Groundwater storage trend (mm/year)
 
Basin Gauge station Period of streamflow record Individual station record period 2000–2014 
Danshui River Xiu-Luan 1957–2002; 2009–2014 0.132 0.245a 
San-Hsia 1959–2005; 2007–2014 −0.098 1.454b 
Fengshan River Hsin-Pu 1981–2014 0.141 1.519 
Touqian River Shang-Ping 1971–2014 −0.082 1.193 
Nei-Wan 1971–2014 −0.646 0.929 
Jein-Kuo Bridge 1991–2014 0.111 0.326 
Lanyang River Chia-Yuang Bridge 1975–2014 −0.950 −4.392 
Lan-Yang Bridge 1959–2014 −0.053 −1.065 

aTrend over the period of 2009−2014.

bTrend over the period of 2007−2014.

Figure 5

Evolution of annual groundwater storage over periods of individual station records (solid line) and 2000–2014 (dotted line) for selected subbasins: (a) Xiu-Luan, (b) San-Hsia, (c) Hsin-Pu, (d) Shang-Ping, (e) Nei-Wan, (f) Jein-Kuo Bridge, (g) Chia-Yuang Bridge, and (h) Lan-Yang Bridge.

Figure 5

Evolution of annual groundwater storage over periods of individual station records (solid line) and 2000–2014 (dotted line) for selected subbasins: (a) Xiu-Luan, (b) San-Hsia, (c) Hsin-Pu, (d) Shang-Ping, (e) Nei-Wan, (f) Jein-Kuo Bridge, (g) Chia-Yuang Bridge, and (h) Lan-Yang Bridge.

Over the period of 2000–2014, the groundwater storage trends in northern Taiwan had an obvious spatial distribution (Figure 6). River basins with significant negative trends in groundwater storage are located in the northeast of the study area (Chia-Yuang Bridge and Lan-Yang Bridge subbasins). In contrast, the subbasins in the northwest, namely Xiu-Luan (0.245 mm/year), San-Hsia (1.454 mm/year), Hsin-Pu (1.519 mm/year), Shang-Ping (1.193 mm/year), Nei-Wan (0.929 mm/year), and Jein-Kuo Bridge (0.326 mm/year), all showed positive trends in groundwater storage. In the present study, we compared these results with trends of related hydrologic variables, i.e., annual precipitation and annual lowest groundwater table level. Groundwater storage quantity also displays spatial differentiation in this area. The groundwater storage we mentioned here is the water capacity over field capacity in the phreatic aquifer. The values of groundwater storage for the Lanyang River basin are larger than those for the other three major basins in the northwest of Taiwan. Based on a groundwater geological map in a WRA report (Water Resources Agency 2014), the Lanyang River basin is dominated by alluvial deposits, which contain abundant groundwater. The Danshui River basin is dominated by limestone and some alluvium. The Fengshan River basin and the Touqian River basin are dominated by conglomerate and clasolite. The results show that the lithological characteristics of river basins is the main factor that determines the groundwater storage quantity.

Figure 6

Groundwater storage trends derived from low flow measurements for various periods: (a) spatial map and (b) graph of trend magnitude.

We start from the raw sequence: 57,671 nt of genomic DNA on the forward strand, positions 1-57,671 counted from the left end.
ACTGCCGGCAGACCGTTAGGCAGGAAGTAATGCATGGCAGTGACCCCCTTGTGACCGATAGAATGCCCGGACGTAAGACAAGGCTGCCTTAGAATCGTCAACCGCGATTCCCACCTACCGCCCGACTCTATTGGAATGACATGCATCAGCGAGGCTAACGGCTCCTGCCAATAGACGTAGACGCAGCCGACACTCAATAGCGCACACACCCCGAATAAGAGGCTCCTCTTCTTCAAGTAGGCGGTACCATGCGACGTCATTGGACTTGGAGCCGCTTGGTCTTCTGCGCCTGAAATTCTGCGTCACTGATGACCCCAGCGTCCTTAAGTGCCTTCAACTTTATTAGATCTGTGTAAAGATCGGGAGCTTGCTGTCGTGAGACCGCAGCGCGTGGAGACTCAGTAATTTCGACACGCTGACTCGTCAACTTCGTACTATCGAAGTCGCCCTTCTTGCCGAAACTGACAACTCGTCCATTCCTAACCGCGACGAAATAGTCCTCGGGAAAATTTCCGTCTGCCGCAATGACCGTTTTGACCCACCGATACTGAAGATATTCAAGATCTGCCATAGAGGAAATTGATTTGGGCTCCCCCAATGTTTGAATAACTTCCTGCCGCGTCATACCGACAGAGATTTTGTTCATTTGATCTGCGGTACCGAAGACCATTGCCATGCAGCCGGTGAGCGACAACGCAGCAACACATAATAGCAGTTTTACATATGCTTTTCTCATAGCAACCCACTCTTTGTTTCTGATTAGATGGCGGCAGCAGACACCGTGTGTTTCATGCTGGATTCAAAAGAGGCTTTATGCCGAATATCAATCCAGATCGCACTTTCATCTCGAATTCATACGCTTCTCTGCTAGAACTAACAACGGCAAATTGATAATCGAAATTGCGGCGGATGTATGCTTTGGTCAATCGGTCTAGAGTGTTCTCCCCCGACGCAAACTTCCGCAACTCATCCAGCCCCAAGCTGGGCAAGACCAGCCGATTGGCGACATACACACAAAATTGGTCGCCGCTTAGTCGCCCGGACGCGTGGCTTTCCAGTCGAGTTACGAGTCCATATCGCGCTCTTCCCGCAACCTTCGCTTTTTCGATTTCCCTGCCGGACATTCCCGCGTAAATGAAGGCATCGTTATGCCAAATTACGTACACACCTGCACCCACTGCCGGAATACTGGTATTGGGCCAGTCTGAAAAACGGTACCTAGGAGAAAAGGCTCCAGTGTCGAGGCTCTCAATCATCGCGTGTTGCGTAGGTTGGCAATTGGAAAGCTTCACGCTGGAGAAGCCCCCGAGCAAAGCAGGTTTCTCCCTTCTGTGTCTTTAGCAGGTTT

Figure 6

Groundwater storage trends derived from low flow measurements for various periods: (a) spatial map and (b) graph of trend magnitude.

CONCLUSIONS

The Brutsaert method, based on the concept that baseflow in a natural drainage system is directly controlled by groundwater storage, can provide estimates of basin-scale recession characteristics and evolution of groundwater storage. The advantage of this method is that it uses streamflow data, which are more easy to obtain for longer periods of record than groundwater level data in Taiwan. In this study, we calculated the catchment characteristics and groundwater storage trends in northern Taiwan using streamflow measurements in a number of major river basins. With a high-density population, the study area is under the influence of human activity. Eight selected subbasins with gauge stations that recorded at least 24 years of complete daily streamflow data were used to represent stable basin features. The analysis showed that the characteristic drainage time scale value K varied between 34 and 84 days, with a mean value of 54 days and a standard deviation of 16 days. Compared with previous studies, the results show a higher average magnitude of K, but the uncertainty is consistent with estimates of roughly 15 days by Brutsaert. K values in upstream subbasins and downstream subbasins reflect an obvious spatial pattern. The characteristic drainage time scale mean value for subbasins located in the downstream regions of the study area is 36 ± 2 days, and that of those located in the upstream region is 62 ± 1 days. This finding means that the storage coefficient has a high consistency under similar geomorphic conditions. Our study shows that the K value is strongly correlated with the main channel slope. Over the period of record, groundwater storage of five subbasins showed downward trends ranging from −0.053 to −0.950 mm/year; another three subbasins exhibited upward trends ranging from 0.111 to 0.141 mm/year. Over the period of 2000–2014, the groundwater storage trends in northern Taiwan had an obvious spatial distribution. River basins with significant negative trends in groundwater storage are located in the northeast of the study area. In contrast, subbasins in the northwest all showed positive trends in groundwater storage. Since groundwater is a stable water source in Taiwan, the trend analysis results can be used as reference for water resources management.